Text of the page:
Pavan K Varma is a writer-diplomat and was conferred the Druk Thuksey, while serving as India’s ambassador to Bhutan. He has authored over a dozen books, including Adi Shankaracharya: Hinduism’s Greatest Thinker, The Great Indian Middle Class, Maximize Your Life, Krishna: The Playful Divine, Being Indian: The Truth About Why the 21st Century Will Be India’s, Becoming Indian: The Unfinished Revolution of Culture and Identity, Chanakya’s New Manifesto to Resolve the Crisis within India and The New Indian Middle Class. He is the Advisor (Culture) to the Chief Minister of Bihar, with the rank of Cabinet Minister.
Publisher: Rupa Publications India
Set in contemporary India and in the Himalayan kingdom of Bhutan, When Loss Is Gain, is a powerful story dealing with life and death, loss and gain, happiness and fulfilment, the physical and the spiritual, the rational and the inexplicable, and the perennial dialogue between dukkha or sorrow, the key word in Buddhism, and ananda or joy, which animates most of Hindu philosophy.
Publisher: Penguin Random House India
Publisher (Marathi): Ameya Prakashan
Publisher (Punjabi): Unistar Books
Publisher (Tamil): New Horizon Media
Rights: Indian language rights available (excluding translation rights for Marathi, Punjabi, Tamil)
In this book, Pavan Varma looks at the consequence of Empire on the Indian psyche. Drawing upon modern Indian history, contemporary events as well as personal experience, he examines how and why the legacies of colonialism persist in our everyday life, affecting our language, politics, creative expression and self-image. For all our bravado as an emerging superpower, we remain unnaturally sensitive to both criticism and praise from the Anglo-Saxon world and hunger for its approval. With passion, insight and Impeccable logic, Pavan Varma shows why India, and other formerly subject nations, can never truly be free – and certainly not in any position to assume global leadership – unless they reclaim their cultural identity.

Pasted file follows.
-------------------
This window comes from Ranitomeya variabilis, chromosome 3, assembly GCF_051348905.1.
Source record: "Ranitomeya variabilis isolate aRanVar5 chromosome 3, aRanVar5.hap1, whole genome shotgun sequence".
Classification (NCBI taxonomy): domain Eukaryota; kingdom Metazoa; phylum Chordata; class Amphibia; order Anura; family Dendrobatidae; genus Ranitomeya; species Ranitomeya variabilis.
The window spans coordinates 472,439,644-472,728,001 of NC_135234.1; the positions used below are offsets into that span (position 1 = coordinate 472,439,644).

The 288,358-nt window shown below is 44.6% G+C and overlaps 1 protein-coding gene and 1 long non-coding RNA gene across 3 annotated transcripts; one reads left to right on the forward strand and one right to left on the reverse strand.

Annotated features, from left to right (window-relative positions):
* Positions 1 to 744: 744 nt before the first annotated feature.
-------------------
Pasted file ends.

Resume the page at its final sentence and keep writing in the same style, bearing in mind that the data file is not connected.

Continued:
Rights: World rights available (excluding Indian subcontinent)
What is Brahman? What is its relationship to Atman? What is an individual’s place in the cosmos? Is a personalised god and ritualistic worship the only path to attain moksha? Does caste matter when a human is engaging with the metaphysical world? The answers to these perennial questions sparkle with clarity in this seminal account of a man and a saint, who revived Hinduism and gave to Upanishadic insights a rigorously structured and sublimely appealing philosophy.
Jagad Guru Adi Shankaracharya (788–820 CE) was born in Kerala and died in Kedarnath, traversing the length of India in his search for the ultimate truth. In a short life of thirty-two years, Shankaracharya not only revived Hinduism, but also created the organisational structure for its perpetuation through the mathas he established in Sringeri, Dwaraka, Puri and Joshimatha.
Adi Shankaracharaya: Hinduism’s Greatest Thinker is a meticulously researched and comprehensive account of his life and philosophy. Highly readable, and including a select anthology of Shankaracharya’s seminal writing, the book also examines the startling endorsement that contemporary science is giving to his ideas today. A must read for people across the ideological spectrum, this book reminds readers about the remarkable philosophical underpinning of Hinduism, making it one of the most vibrant religions in the world.